01 January 2016

Thoughts and questions along the church-size trajectory

by Dan Phillips

Happy new year. I think it's good that we start the year facing some of these questions together.

In my previous post I broached the question of church size and trajectory. Fond as I am not of verbosity, let's cut straight to what I hope are useful guidelines, questions, and answers.

My preface to these is that they are for you and me. I'll either ignore or delete questions like "So are you saying that _____'s church is too big/small?" I want you to apply this directly to your forehead. The happiest results I am aiming at are these:
  1. Some leaders of churches that are big enough or oversized will conclude it's time to invest resources and personnel for planting daughter-churches in other locations. Note: "daughter churches," with their own pastoral leadership, preaching, and all.
  2. Some attenders of massively oversized churches will conclude that a better stewardship of their gifts would be to find churches that are under-supported, rather than remain in a church where they are redundant by a factor of fifty.
  3. People searching for a church will repent of their consumer mentality and look along Biblical guidelines.
  4. Some leaders of smaller churches will find their spirits refreshed and be encouraged to stay the course and redouble outreach efforts.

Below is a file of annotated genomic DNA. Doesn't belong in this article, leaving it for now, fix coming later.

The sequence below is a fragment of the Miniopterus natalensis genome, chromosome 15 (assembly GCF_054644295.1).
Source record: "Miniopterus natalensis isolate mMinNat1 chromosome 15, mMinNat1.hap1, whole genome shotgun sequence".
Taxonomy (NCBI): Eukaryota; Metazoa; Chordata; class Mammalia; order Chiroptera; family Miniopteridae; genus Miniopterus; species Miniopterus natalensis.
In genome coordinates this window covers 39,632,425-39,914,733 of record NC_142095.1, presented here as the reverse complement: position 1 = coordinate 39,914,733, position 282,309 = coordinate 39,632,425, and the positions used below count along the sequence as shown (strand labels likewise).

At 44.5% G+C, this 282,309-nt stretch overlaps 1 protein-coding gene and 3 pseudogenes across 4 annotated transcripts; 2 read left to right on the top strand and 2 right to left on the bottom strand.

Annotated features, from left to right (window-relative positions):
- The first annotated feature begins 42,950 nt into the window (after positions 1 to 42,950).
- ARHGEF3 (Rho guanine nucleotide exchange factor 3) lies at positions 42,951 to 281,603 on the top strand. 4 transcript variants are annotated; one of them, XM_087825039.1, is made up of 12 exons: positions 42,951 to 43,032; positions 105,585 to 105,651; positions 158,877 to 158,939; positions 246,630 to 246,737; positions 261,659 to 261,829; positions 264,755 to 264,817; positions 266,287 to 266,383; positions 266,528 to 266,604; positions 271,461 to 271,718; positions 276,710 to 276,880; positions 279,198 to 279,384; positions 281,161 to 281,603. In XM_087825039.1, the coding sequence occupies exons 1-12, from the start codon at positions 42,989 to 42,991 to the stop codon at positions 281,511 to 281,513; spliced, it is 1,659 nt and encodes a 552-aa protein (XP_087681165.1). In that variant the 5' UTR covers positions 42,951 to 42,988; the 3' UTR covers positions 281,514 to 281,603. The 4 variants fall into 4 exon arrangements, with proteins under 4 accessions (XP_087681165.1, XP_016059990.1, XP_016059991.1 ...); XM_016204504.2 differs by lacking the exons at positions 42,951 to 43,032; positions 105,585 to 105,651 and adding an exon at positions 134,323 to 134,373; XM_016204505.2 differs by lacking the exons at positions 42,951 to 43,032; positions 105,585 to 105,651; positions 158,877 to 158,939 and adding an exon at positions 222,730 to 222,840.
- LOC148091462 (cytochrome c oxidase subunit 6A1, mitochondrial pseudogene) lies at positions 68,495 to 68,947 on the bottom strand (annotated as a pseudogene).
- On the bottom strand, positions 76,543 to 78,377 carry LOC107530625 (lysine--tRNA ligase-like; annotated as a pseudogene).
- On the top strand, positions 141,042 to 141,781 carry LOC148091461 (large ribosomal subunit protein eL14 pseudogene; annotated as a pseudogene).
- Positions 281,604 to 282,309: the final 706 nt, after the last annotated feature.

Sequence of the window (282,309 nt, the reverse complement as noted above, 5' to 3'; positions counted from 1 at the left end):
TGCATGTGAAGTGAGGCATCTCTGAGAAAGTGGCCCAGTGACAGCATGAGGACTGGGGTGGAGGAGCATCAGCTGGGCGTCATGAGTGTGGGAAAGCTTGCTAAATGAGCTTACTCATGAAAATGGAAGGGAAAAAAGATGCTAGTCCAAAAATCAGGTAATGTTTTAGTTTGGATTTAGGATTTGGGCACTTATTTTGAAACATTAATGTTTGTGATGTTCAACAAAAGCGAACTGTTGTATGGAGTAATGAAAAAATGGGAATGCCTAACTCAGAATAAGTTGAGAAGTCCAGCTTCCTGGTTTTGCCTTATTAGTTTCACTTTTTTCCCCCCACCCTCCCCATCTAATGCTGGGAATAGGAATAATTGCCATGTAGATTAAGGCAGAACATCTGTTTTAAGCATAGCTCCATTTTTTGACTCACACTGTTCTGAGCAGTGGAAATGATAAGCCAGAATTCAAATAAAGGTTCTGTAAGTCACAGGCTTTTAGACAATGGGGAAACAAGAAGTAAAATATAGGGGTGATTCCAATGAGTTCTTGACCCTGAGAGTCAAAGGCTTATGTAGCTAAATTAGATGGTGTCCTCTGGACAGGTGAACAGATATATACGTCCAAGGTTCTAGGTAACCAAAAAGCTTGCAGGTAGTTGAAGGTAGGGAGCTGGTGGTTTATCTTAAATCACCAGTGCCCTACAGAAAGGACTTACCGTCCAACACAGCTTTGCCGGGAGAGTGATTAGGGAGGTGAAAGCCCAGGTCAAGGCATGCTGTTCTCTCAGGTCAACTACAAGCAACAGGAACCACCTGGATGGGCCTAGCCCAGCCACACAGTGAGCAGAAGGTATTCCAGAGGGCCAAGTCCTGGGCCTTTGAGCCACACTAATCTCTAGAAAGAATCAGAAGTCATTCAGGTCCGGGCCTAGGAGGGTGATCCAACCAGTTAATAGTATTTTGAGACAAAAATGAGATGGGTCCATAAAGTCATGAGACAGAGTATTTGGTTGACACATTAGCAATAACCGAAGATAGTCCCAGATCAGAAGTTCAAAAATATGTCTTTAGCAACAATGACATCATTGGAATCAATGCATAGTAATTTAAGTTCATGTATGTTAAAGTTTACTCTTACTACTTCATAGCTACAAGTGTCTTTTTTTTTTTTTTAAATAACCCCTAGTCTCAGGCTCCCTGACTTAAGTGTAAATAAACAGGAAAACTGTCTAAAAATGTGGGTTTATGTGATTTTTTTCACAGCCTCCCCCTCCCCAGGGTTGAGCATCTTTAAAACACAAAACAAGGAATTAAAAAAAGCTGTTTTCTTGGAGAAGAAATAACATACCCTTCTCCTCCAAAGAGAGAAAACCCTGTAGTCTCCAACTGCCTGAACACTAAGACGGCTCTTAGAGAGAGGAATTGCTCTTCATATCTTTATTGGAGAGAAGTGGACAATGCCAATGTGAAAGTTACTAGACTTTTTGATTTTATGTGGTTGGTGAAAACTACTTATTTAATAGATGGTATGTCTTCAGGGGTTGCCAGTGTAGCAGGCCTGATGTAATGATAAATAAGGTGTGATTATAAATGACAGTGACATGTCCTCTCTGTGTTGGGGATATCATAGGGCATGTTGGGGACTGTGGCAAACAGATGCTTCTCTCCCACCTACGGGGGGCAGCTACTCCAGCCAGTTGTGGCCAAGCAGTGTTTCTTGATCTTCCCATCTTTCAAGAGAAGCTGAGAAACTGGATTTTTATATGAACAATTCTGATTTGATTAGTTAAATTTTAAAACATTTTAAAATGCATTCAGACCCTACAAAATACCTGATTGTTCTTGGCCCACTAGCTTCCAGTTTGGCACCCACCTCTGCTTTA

5. Some attenders of smaller churches will repent of their inwardness, complacency, and indulgent laziness, and will catch fire for reaching out with the Gospel and with their church's ministry of the Word, and will permeate their local church with the investment of their gifts and time.
That said, then:

For Larger Church Leaders
  1. What is "enough"? You know the Greek word translated "greed" or "covetousness" means simply wanting more. Can a church ministry be greedy? Are you sure that you are not erecting a monument to a gifted speaker, destined to be tomorrow's hollow, dead European cathedral, or compromised by the need to replace your current personality with an equal or greater crowd-drawer/bill-payer? This flows right into:
  2. Why do you need more than a total of 217 people? That's a number I've plopped out there for years as the ideal church size, a bit more than half-seriously. But really: at around that number, you're large enough that you have the resources for some serious and worthwhile ministries, and still you're at a size where everyone could know everyone, and pastors could really pastor. Why do you need to be larger? How much larger? And while I'm asking...
  3. Is your main talking head a pastor? Do you remember that Jesus describes a good pastor as one who knows his sheep by name, cares personally for them, is personally known by his sheep, and is willing to lay down his life for them (Jn. 10:3-5, 11-14). What percentage of the people he lectures does your speaking head know like that, serve like that? At what point of disparity do you conclude that it is no longer best either for him or them? Is he actually baptizing people he's never met, let alone heard their testimony? Which also flows right into:
  4. Is your main talking head amassing, or reproducing? Remember that Paul always took apprentices, and he gave them lots to do. He even "shared billing" with them in writing his epistles (cf. 1 Cor. 1:1; 2 Cor. 1:1; Phil. 1:1, etc.). He famously told Timothy, "what you have heard from me in the presence of many witnesses entrust to faithful men who will be able to teach others also" (2 Tim. 2:2). Who are your head personality's apprentices? Should he go to Jesus or a larger church today, who steps in? Which flows right into: